An old woman opened the door of a hut on the edge of a village surrounded by deep, dark forest. She stood still and silent for a few moments in the doorway, breathing in the cool air and tilting her head upwards with eyes closed so that the sunlight danced on the delicate skin of her eyelids. As she opened her eyes again she smiled a welcoming smile to the world around her before walking calmly forwards. She began an unhurried tour of the garden, moving slowly from plant to plant, stopping next to each one to whisper secret words of encouragement and gently caress their petals. Her very presence sent waves of expectancy quivering up the stems of the plants and down into the roots of the surrounding trees.
The old woman moved with a fluid grace that belied her great age. Her transition from plant to plant became a dance, with every outward gesture connected to her core and every step carrying her unhesitatingly forwards. Her eyes were as bright as twin stars and contained such depths of kindness and wisdom that even her gaze alighting on a leaf carried nourishment. Her voice emerged from the depths of her being, rich and vibrant in tone, able to transform itself from the softest of whispers to the most commanding of speech.
When she had finished her morning ritual, the woman sat down on an old wooden bench that looked as if it had been in the garden for as long as she herself had lived and breathed. She surveyed the garden around her, her focus stretching outwards to the edge of the forest and upwards to the blue sky, still criss-crossed with remnants of cloud. While her gaze could reach only to the limits of physical vision, her inner sight perceived infinitely further. From the seemingly enclosed cocoon of the garden, the old woman could hear snow melting on nearby mountains, smell fronds of seaweed being washed ashore on faraway beaches and feel the fearful joy of a baby being born in a distant village.
The delicately incongruous noise of a twig breaking in the undergrowth at the edge of her garden, an unnoticeable sound to most people’s untuned ears, brought a smile to her face and distant memories flooding into her being.
The old woman shook her head in a moment of near comic disbelief as the memories opened up within her. How long ago had it been that she, the feral girl, had arrived at the edge of this most special of gardens. How afraid had she been as she hid in the undergrowth, like a timid bird, attempting to study the old man before her. How in awe of his eyes, voice, body and very presence had she felt. It was several days before she had the courage to show herself to him and several weeks before she opened up fully to him. Talas had become her teacher, guide and most trusted of friends. He had helped her discover who she really was, what life really was and where to tread next along her path. He had even given her the name which she still carried to this day; Lilanthro.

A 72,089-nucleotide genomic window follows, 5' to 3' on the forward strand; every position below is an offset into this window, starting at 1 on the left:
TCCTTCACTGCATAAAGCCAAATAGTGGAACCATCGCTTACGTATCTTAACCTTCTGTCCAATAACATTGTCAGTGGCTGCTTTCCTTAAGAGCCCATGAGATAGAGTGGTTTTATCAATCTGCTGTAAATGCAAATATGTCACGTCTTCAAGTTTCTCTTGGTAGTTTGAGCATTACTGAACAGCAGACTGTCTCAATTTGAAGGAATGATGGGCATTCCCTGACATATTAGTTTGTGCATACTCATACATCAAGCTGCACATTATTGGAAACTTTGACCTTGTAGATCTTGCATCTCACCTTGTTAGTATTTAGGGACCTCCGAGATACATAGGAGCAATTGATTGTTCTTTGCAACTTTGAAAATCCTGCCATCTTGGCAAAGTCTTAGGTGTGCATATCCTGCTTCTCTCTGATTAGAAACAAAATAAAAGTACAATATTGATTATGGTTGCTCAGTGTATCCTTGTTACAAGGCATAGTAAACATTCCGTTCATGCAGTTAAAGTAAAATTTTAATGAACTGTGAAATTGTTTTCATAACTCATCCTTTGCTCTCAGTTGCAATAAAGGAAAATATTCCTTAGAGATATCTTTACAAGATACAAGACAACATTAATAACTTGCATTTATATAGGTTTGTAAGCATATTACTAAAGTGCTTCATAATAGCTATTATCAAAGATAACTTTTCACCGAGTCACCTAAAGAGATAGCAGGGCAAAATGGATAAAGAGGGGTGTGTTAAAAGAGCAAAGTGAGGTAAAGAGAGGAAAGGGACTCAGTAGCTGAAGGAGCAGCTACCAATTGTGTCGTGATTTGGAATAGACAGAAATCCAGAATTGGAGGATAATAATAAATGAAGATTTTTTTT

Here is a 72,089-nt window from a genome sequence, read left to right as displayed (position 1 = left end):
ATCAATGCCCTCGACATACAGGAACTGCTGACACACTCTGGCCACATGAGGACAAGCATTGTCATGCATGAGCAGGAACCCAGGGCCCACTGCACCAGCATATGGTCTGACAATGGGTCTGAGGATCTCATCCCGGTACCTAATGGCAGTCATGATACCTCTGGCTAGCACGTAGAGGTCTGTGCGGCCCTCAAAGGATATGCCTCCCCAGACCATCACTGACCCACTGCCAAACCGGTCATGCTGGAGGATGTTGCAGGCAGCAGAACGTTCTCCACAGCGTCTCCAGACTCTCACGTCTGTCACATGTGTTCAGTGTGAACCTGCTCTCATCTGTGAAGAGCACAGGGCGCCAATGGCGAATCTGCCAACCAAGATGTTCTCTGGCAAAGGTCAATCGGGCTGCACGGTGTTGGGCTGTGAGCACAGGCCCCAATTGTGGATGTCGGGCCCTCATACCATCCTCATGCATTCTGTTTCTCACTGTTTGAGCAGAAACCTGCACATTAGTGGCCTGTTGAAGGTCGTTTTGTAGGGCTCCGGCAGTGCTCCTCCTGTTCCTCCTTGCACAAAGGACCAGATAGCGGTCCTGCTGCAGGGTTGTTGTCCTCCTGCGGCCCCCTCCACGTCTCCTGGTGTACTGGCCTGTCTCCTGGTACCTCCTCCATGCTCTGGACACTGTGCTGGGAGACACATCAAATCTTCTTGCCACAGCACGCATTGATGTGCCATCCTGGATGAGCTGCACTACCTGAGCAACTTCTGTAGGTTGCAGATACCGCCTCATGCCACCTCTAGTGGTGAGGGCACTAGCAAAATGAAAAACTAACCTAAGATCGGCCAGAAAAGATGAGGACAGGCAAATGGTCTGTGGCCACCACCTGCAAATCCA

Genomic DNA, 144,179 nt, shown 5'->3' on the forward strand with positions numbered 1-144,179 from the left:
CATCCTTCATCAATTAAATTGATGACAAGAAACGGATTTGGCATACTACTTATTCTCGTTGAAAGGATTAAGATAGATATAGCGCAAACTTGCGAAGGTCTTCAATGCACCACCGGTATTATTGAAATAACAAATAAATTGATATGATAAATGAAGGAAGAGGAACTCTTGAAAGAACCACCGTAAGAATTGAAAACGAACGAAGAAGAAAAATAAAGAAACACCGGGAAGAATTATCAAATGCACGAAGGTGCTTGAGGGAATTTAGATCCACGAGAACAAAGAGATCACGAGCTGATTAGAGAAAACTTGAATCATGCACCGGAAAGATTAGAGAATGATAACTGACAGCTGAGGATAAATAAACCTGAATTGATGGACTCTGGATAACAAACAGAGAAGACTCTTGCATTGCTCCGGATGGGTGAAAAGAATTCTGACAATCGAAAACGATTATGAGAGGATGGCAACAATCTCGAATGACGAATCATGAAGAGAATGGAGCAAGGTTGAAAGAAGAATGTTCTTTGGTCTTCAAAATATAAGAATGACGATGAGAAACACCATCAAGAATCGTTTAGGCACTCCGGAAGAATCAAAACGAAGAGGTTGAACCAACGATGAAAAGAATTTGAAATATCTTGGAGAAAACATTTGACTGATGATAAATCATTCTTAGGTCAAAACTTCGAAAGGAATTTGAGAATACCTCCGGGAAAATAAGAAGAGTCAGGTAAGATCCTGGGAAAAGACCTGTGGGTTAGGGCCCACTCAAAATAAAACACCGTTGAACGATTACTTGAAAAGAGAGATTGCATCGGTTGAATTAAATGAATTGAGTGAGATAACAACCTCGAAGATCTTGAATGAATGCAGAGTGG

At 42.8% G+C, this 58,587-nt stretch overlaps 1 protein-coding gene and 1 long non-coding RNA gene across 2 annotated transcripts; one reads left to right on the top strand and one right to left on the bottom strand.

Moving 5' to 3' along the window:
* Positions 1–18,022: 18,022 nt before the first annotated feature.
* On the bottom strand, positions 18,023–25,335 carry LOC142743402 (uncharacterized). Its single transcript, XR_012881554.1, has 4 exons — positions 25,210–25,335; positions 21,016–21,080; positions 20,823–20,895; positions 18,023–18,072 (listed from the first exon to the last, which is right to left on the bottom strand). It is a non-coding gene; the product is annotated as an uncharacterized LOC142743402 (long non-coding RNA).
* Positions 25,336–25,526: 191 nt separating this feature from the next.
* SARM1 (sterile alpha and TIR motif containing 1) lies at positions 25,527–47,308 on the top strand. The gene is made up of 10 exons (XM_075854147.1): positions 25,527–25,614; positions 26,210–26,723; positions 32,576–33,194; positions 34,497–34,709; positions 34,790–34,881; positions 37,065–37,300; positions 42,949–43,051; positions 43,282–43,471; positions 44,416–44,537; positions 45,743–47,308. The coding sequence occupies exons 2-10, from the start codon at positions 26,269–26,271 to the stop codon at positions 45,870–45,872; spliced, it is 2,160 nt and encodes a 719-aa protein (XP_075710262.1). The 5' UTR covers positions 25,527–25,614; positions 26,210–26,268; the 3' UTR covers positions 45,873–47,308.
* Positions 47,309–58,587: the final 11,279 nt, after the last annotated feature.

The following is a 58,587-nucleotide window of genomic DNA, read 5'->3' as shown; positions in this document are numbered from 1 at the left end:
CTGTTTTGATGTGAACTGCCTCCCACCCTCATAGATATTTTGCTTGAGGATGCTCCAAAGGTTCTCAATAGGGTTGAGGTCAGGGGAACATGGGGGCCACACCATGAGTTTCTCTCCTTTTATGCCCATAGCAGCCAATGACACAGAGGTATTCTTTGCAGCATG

As she allowed the memories to continue passing through her, Lilanthro remembered how she had first appeared to the villagers with her dance through the heart of the village and her story-filled singing. She remembered with poignant sadness the night of the celebration when she announced her decision to live in the village and realised that it would be Talas’s last night in his home. The following morning she and Talas had tended the garden, sat together in a silence full of emotion and breakfasted in the sunshine of a particularly enchantingly warm day. She did not question him on his decision; she knew it was how Talas wanted it to be and how it was meant to be. Talas’s home was to become her home; his garden, her garden; his life of quiet inner journeying and outer compassionate action, her life.
Tears formed briefly in her eyes as she recalled their parting; the words of love and gratitude, and the all embracing seemingly endless hug, which nevertheless did end. She remembered watching Talas as he disappeared out of the garden into the depths of the undergrowth, just as she had once appeared from it. A few moments of silence followed, during which time the loss inside her felt as if it might engulf her completely, before the sounds of children calling her name heralded the arrival of the villagers at her door and pulled her into the present moment of her new life.